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Holt Renfrew will next year launch hr2, a lower-priced alternative to its luxury stores.
The Toronto-based retailer said the concept will “fill a void in the Canadian market” and will debut in March with a 30,000-square-foot store in Montreal’s Quartier DIX30 shopping center. Another location is planned for Ontario early next year. The company expects to open hr2 stores across the country but did not specify how many.
Officials said hr2 will not carry any of the same merchandise sold at Holt Renfrew stores, though the new retail division will be stocked with lower-priced or secondary labels from many of the same designers and brands that supply Holt Renfrew with their top-priced lines.
The executives were firm in stating that Holt Renfrew is in no way retreating from its luxury status and reiterated previously announced plans to expand Holt Renfrew’s square footage by 40 percent by the end of 2015 by enlarging, renovating or relocating existing stores.
However, considering Canada’s relatively small population of about 34 million, the Holt Renfrew chain, with 10 stores operating, including one outlet, would be hard-pressed to grow its store count and would instead require new growth vehicles, particularly in light of the current influx of U.S. retailers. Among the American retailers set to move into Canada beginning next year are Target Corp. and Nordstrom Inc., while J. Crew, Ann Inc. and others have recently set foot in the country and will be adding stores. Hudson’s Bay Co. is also spending big on modernizing, and designer boutiques are slowly filtering into urban areas.
Holt Renfrew’s new strategy mirrors those of other luxury chains such as Barneys New York, which more than a decade ago started the Co-Op chain, and Neiman Marcus, which six years ago launched its Cusp contemporary division.
“Today’s news is an excellent testament to our record performance, and further fuels our strong growth trend,” said Holt Renfrew president Mark Derbyshire. “In addition to expanding the Holt Renfrew luxury retail space by 40 percent, we’re [pleased] to leverage our 175 years of expertise in Canadian retail, and our deep relationships with the world’s leading brands, to enhance our market reach with hr2, a unique and compelling new retail concept that just does not exist here today.”
Derbyshire said the merchandise assortment and shopping experience at hr2 will be “like no other in the market today” and will include unique product lines sourced especially for hr2 and not available elsewhere in Canada. The division will have its own buying and operations teams, and will offer women’s and men’s wear, accessories, footwear, leather goods and fashion jewelry. Stores will have their own merchandisers.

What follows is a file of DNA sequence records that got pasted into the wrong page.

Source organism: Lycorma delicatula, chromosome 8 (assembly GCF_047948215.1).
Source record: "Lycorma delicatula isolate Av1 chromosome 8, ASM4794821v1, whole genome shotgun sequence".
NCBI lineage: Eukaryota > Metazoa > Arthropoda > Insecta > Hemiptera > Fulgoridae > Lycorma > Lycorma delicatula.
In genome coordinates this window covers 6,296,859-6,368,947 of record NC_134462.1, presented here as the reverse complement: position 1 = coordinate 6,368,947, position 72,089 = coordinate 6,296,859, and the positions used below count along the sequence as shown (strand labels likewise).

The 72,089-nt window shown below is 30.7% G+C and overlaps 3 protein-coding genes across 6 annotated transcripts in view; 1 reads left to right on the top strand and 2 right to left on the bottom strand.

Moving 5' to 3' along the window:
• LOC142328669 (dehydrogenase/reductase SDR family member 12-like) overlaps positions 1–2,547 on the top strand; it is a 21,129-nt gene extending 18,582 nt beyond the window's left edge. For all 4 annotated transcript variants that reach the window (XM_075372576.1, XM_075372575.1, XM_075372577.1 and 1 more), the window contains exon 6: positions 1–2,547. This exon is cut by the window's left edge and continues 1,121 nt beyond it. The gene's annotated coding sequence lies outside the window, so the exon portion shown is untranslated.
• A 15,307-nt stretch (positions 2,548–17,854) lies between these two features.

Derbyshire said the hr2 stores will be airy and easy to navigate, and will have space for seasonal themes, brand highlights and daily shipments. The stores are being designed by the Janson Goldstein architectural and design firm, which has worked with Holt Renfrew in the past.
Heather Arts has been named vice president of hr2 to lead the division. She joined Holt Renfrew in May as vice president of special projects. Previously, she was a merchandising director at Lowe’s Canada, and earlier a senior vice president and general merchandise manager at Winners.
“We can deliver this new concept because of the strong and enduring relationships we have with the world’s leading brands,” Arts said, adding that “the depth and breadth of our brand portfolios is impressive. Not all of it fits within the Holt Renfrew luxury model, and they see this as an ideal opportunity to further extend the market reach of their brands in Canada.
“Canadians can look forward to a strong national presence of our hr2 stores across the country before the end of 2015.”
According to sources, the 175-year-old Holt Renfrew is fast approaching $800 million in revenues and has budgeted more than $300 million for the Holt Renfrew expansion. No budget was given for hr2.
Holt Renfrew began as a cap and hat shop in 1837 in Quebec City. In 1986, W. Galen Weston and his family acquired the company and triggered a wave of renovations, store openings, new designer and brand shops, though the current expansion is more aggressive in its shorter time frame.
Weston is chairman of the Selfridges Group Ltd., the holding company for Holt, Selfridges in the U.K. and Brown Thomas in Ireland. Selfridges is also expanding with a big budget for capital improvements; systematically revamping its Oxford Street flagship, which recently unveiled a new men’s designer area, and will soon open larger halls for men’s shoes and beauty.